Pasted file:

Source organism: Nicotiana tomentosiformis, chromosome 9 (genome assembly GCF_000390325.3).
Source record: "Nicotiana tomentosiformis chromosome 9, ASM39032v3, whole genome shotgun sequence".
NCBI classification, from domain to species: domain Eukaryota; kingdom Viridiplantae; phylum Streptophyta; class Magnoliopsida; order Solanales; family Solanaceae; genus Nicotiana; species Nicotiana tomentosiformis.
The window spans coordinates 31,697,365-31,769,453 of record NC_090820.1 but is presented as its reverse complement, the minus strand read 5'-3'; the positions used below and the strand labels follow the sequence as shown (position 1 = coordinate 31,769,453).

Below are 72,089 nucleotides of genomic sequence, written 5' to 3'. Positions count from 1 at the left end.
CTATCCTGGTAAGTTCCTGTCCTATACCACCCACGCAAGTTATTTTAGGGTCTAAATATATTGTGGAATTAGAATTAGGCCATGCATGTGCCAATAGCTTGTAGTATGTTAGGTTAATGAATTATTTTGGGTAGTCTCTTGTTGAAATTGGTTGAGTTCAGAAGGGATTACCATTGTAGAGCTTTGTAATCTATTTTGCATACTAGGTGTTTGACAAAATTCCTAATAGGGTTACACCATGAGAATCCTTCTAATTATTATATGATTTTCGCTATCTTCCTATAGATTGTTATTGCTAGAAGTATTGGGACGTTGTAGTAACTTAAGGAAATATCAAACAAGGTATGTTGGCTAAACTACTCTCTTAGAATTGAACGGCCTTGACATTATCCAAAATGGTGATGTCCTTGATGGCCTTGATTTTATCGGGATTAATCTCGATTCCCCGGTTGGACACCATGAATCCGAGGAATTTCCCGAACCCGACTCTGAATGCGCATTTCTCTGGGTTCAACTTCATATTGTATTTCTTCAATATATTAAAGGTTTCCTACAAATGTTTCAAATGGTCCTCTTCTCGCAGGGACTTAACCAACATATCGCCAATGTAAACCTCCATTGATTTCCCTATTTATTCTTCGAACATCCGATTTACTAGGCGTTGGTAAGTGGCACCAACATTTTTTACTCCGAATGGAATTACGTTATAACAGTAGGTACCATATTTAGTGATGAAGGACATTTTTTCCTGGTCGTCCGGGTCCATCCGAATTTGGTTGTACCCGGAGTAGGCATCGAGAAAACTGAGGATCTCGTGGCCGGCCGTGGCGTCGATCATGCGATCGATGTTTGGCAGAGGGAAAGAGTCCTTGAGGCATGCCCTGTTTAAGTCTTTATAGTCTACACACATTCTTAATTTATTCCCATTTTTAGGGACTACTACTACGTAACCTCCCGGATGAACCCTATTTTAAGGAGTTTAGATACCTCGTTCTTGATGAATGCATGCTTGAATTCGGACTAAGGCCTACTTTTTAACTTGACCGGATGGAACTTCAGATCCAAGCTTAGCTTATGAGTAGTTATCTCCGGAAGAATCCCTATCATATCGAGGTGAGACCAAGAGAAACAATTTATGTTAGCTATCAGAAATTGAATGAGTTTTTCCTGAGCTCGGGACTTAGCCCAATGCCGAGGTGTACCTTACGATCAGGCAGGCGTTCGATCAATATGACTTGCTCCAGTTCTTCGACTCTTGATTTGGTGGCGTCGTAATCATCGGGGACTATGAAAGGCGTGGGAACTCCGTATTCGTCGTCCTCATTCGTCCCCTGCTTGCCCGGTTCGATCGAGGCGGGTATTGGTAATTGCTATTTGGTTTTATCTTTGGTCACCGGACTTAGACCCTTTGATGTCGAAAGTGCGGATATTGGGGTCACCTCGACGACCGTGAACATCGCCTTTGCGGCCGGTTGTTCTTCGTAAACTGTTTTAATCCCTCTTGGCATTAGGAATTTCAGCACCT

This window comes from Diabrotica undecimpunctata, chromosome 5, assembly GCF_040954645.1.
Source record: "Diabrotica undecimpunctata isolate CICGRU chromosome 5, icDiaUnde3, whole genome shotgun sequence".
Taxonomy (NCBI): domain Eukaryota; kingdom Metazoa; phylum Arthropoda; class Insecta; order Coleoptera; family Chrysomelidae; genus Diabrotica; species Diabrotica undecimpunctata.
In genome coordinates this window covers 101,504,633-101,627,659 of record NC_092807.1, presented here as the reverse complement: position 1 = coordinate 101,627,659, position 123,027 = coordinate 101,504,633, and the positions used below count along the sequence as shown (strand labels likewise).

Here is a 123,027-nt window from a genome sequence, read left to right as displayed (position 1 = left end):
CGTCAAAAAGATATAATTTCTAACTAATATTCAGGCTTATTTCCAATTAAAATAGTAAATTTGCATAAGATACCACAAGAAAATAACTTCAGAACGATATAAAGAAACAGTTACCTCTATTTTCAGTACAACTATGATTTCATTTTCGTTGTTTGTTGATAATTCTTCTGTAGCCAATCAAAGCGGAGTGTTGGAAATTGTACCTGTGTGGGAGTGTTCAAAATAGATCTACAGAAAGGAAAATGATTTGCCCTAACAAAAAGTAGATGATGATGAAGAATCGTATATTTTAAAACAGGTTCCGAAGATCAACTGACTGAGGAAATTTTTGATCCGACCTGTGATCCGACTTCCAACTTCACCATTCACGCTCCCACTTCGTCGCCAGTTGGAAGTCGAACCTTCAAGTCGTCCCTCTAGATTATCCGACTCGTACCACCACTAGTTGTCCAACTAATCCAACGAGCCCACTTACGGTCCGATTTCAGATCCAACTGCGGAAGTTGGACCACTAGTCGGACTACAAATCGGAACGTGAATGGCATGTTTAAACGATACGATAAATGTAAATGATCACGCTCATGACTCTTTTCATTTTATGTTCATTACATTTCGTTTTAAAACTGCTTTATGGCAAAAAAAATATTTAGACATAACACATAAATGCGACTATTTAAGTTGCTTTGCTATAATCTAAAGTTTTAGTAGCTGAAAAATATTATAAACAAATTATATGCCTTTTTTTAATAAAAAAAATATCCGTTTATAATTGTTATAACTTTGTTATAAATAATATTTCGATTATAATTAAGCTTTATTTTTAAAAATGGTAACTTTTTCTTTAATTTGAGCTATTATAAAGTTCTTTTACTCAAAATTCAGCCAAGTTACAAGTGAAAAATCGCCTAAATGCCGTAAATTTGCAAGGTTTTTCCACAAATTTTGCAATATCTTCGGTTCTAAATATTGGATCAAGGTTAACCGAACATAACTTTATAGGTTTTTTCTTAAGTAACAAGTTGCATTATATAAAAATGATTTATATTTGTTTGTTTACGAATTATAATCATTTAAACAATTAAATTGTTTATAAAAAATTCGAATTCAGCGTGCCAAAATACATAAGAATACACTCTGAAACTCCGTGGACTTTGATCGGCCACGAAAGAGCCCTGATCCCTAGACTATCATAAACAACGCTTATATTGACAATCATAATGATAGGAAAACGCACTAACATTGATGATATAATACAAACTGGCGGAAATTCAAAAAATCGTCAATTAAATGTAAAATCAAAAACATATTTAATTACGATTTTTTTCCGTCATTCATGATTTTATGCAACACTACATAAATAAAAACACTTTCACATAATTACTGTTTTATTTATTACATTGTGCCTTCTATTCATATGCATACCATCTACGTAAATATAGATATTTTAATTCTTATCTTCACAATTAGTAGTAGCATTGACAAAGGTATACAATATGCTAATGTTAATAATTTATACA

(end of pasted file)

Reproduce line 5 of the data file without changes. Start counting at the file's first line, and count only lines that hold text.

Below are 72,089 nucleotides of genomic sequence, written 5' to 3'. Positions count from 1 at the left end.